25 Sep “Loose Change and many Memories,” by Andrew Malekoff, Blanks Slate Media, September 23, 2019
When I get change from a purchase at a store that has a tip jar on the counter I sometimes leave all or part of it.
When I check out electronically at the grocery, there is a prompt that asks me if I want to contribute some or all of my change to a worthy cause. Sometimes I do that too. I’ve heard more than a few people questioning the tip jar and electronic charity button at various stores. Also the practice of tipping in general.
At restaurants, I’m a fairly generous tipper. People question tipping as well, which reminds of a classic scene from the movie Reservoir Dogs. A group of men, all of whom have been given aliases by the kingpin, are plotting a crime. They have just finished their meal at what appears to be a diner. Here is a part of that dialogue:
Nice Guy Eddie: C’mon, throw in a buck!
Mr. Pink: Uh-uh, I don’t tip.
Nice Guy Eddie: You don’t tip?
Mr. Pink: I don’t believe in it.
Nice Guy Eddie: You don’t believe in tipping?
Mr. Blue: You know what these chicks make? They make [squat].
Mr. Pink: Don’t give me that. She don’t make enough money, she can quit. I don’t tip because society says I have to. Alright, I mean I’ll tip if somebody really deserves a tip. If they really put forth the effort, I’ll give them something extra. But I mean, this tipping automatically, it’s for the birds. I mean, as far as I’m concerned, they’re just doing their job.
When I see homeless people or street performers with cups or open instrument cases on the sidewalk or in the train station, I typically drop something in — pocket change or a bill. This is not the extent of my philanthropy, but it makes me wonder if I am a soft touch. I don’t think so because when it comes to phone solicitations I’m not so nice. I almost always think they’re charlatans.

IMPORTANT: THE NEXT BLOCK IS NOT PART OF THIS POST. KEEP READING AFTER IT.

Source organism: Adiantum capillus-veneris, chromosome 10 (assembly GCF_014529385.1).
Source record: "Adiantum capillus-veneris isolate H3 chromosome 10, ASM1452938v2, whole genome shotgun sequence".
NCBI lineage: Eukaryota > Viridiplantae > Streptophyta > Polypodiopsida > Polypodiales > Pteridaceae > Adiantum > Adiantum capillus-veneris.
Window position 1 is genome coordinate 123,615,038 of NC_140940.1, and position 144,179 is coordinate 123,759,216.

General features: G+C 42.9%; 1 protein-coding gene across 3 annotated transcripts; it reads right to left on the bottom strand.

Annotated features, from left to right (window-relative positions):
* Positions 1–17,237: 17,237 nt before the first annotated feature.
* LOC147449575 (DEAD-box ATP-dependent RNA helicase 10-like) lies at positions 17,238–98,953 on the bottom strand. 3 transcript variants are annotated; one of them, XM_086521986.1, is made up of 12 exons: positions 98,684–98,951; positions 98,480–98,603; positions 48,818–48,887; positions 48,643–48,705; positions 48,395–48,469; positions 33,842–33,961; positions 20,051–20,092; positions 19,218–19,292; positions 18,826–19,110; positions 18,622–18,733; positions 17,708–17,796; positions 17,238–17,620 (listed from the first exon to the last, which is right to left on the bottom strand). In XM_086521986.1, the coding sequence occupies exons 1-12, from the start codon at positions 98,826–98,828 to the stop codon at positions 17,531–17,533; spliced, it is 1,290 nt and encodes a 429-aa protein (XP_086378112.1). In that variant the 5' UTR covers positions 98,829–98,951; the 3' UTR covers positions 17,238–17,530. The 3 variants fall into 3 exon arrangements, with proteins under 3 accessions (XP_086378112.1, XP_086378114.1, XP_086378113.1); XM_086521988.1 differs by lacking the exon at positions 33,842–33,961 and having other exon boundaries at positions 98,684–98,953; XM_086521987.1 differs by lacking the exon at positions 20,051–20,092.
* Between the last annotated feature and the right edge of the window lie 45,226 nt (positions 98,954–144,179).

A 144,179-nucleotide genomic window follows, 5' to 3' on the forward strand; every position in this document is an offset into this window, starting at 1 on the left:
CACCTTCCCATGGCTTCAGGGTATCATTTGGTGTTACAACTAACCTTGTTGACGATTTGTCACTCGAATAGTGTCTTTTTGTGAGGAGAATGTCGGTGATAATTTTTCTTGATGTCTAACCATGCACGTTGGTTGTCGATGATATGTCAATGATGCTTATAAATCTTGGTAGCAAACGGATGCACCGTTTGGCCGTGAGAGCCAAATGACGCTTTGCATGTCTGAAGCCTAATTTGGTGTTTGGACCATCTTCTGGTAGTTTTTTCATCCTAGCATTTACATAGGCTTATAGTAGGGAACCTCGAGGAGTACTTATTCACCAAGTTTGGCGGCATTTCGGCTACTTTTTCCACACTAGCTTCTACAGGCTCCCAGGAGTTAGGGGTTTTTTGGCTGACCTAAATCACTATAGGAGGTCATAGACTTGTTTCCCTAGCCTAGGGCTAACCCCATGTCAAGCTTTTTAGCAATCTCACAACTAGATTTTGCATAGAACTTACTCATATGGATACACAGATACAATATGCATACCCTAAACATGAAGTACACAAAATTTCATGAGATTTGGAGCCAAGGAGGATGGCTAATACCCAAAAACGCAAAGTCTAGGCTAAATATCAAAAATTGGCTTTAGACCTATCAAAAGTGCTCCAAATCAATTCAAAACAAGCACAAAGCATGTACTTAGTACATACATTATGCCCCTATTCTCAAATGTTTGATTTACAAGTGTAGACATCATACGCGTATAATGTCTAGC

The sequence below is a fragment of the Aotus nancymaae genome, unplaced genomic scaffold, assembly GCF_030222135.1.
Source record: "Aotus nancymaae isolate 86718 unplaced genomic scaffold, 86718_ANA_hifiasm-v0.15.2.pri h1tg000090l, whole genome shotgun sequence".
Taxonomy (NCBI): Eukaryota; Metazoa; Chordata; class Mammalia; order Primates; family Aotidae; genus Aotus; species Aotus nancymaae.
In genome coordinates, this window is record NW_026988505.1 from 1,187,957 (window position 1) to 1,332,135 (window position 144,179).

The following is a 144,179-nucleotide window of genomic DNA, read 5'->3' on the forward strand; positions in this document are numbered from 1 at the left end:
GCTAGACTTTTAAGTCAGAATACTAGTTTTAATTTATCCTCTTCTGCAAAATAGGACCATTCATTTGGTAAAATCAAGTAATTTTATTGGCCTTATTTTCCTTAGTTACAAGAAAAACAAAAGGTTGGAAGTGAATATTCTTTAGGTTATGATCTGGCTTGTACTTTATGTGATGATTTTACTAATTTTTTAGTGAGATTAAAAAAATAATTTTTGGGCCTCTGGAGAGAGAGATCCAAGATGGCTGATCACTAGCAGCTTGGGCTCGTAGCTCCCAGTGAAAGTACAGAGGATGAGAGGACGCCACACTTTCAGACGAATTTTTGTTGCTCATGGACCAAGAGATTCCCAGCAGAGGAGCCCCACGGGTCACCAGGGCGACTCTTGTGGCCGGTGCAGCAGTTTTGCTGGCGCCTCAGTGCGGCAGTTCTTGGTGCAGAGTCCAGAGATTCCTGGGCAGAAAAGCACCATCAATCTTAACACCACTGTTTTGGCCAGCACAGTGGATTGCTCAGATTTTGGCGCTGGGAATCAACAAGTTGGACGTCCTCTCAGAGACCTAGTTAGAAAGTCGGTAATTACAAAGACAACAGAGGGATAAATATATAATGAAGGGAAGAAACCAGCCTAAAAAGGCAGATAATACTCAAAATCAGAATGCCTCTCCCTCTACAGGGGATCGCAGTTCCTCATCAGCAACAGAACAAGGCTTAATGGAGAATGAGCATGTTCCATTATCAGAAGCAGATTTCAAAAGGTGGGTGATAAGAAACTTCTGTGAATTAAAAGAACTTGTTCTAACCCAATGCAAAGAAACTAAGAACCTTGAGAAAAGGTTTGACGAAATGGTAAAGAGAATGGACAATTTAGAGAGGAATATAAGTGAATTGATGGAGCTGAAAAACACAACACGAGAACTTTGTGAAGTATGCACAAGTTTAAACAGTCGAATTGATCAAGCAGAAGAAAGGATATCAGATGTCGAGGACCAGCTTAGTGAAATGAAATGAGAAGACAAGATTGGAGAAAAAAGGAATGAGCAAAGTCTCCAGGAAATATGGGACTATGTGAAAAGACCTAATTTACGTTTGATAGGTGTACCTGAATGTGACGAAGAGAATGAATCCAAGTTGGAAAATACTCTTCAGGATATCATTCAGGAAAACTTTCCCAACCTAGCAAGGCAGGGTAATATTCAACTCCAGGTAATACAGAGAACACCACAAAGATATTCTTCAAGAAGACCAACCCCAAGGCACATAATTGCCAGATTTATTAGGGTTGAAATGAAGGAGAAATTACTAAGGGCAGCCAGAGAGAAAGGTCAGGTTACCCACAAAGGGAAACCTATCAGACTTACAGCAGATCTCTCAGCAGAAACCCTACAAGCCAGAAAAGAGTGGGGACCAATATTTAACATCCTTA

I never had a job where I solicited or received tips. Although, maybe when I was a kid and signed up for “youth employment services,” and I’d help someone move out of their apartment or wash their windows or do whatever they needed. One of those probably threw me a few extra bucks. When I shoveled snow I don’t remember ever getting a tip, just a straight transaction with the homeowner.
Maybe that’s why I’m always delighted to find loose change on the street or sidewalk. I like to go for walks very early in the morning when it is dark out and most everyone else is inside. The street lights make the pennies, nickels, dimes and quarters shine. They’re easy to find. It’s like my tips are being mystically refunded.
Sunrise makes it easier to see the bills. I’ve found ones, fives, tens and twenties. Jackpot! Sometimes I buy lottery tickets with the bigger bills I find. And then I lose what I found. I like the coins best.
Whenever I pick up coins from the ground it reminds me of my childhood in the 1950s when you could actually buy something of value with loose change, even for a penny: a piece of bubblegum, a candy bar, a comic book — and you could even buy a hot dog, hamburger or bag of French fries with a handful of coins. It was always exciting to buy something with pocket change.
For today’s kids, it takes a $5 bill and change to buy a hamburger.
I don’t look to my cell phone when I walk in the early morning hours. I look to the ground and find memories.
Andrew Malekoff is the executive director of North Shore Child & Family Guidance Center, which provides comprehensive mental health services for children from birth through 24 and their families. To find out more, visit www.northshorechildguidance.org.